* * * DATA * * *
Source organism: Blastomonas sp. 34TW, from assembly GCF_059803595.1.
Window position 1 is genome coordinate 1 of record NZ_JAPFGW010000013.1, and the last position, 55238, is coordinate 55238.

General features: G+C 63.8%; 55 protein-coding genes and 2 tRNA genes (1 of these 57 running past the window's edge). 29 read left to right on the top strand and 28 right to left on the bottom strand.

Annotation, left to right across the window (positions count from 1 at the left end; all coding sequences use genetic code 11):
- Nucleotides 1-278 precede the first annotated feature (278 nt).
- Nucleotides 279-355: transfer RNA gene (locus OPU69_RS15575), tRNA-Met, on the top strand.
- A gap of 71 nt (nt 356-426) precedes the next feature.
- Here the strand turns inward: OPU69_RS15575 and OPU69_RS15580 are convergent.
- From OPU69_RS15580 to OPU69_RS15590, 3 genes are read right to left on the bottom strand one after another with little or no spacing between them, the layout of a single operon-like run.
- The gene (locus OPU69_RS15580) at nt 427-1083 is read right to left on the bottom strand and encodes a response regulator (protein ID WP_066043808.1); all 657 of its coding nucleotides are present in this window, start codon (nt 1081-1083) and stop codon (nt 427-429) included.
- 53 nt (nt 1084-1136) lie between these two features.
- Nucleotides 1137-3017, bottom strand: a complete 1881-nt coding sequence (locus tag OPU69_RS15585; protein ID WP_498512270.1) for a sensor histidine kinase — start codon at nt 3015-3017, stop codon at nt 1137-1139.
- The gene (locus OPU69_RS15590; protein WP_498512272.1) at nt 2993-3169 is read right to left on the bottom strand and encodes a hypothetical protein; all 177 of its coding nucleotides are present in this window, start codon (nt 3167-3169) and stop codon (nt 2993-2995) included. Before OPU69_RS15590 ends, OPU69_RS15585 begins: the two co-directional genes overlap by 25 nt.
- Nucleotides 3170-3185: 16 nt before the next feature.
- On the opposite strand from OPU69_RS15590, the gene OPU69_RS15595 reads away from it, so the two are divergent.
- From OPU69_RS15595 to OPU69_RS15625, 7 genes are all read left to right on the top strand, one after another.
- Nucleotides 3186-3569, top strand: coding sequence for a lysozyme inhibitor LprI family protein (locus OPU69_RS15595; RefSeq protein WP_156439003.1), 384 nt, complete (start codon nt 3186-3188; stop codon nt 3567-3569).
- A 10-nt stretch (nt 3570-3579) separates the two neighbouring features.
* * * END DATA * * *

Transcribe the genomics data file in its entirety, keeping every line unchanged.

Source organism: Blastomonas sp. 34TW, from assembly GCF_059803595.1.
Window position 1 is genome coordinate 1 of record NZ_JAPFGW010000013.1, and the last position, 55238, is coordinate 55238.

General features: G+C 63.8%; 55 protein-coding genes and 2 tRNA genes (1 of these 57 running past the window's edge). 29 read left to right on the top strand and 28 right to left on the bottom strand.

Annotation, left to right across the window (positions count from 1 at the left end; all coding sequences use genetic code 11):
- Nucleotides 1-278 precede the first annotated feature (278 nt).
- Nucleotides 279-355: transfer RNA gene (locus OPU69_RS15575), tRNA-Met, on the top strand.
- A gap of 71 nt (nt 356-426) precedes the next feature.
- Here the strand turns inward: OPU69_RS15575 and OPU69_RS15580 are convergent.
- From OPU69_RS15580 to OPU69_RS15590, 3 genes are read right to left on the bottom strand one after another with little or no spacing between them, the layout of a single operon-like run.
- The gene (locus OPU69_RS15580) at nt 427-1083 is read right to left on the bottom strand and encodes a response regulator (protein ID WP_066043808.1); all 657 of its coding nucleotides are present in this window, start codon (nt 1081-1083) and stop codon (nt 427-429) included.
- 53 nt (nt 1084-1136) lie between these two features.
- Nucleotides 1137-3017, bottom strand: a complete 1881-nt coding sequence (locus tag OPU69_RS15585; protein ID WP_498512270.1) for a sensor histidine kinase — start codon at nt 3015-3017, stop codon at nt 1137-1139.
- The gene (locus OPU69_RS15590; protein WP_498512272.1) at nt 2993-3169 is read right to left on the bottom strand and encodes a hypothetical protein; all 177 of its coding nucleotides are present in this window, start codon (nt 3167-3169) and stop codon (nt 2993-2995) included. Before OPU69_RS15590 ends, OPU69_RS15585 begins: the two co-directional genes overlap by 25 nt.
- Nucleotides 3170-3185: 16 nt before the next feature.
- On the opposite strand from OPU69_RS15590, the gene OPU69_RS15595 reads away from it, so the two are divergent.
- From OPU69_RS15595 to OPU69_RS15625, 7 genes are all read left to right on the top strand, one after another.
- Nucleotides 3186-3569, top strand: coding sequence for a lysozyme inhibitor LprI family protein (locus OPU69_RS15595; RefSeq protein WP_156439003.1), 384 nt, complete (start codon nt 3186-3188; stop codon nt 3567-3569).
- A 10-nt stretch (nt 3570-3579) separates the two neighbouring features.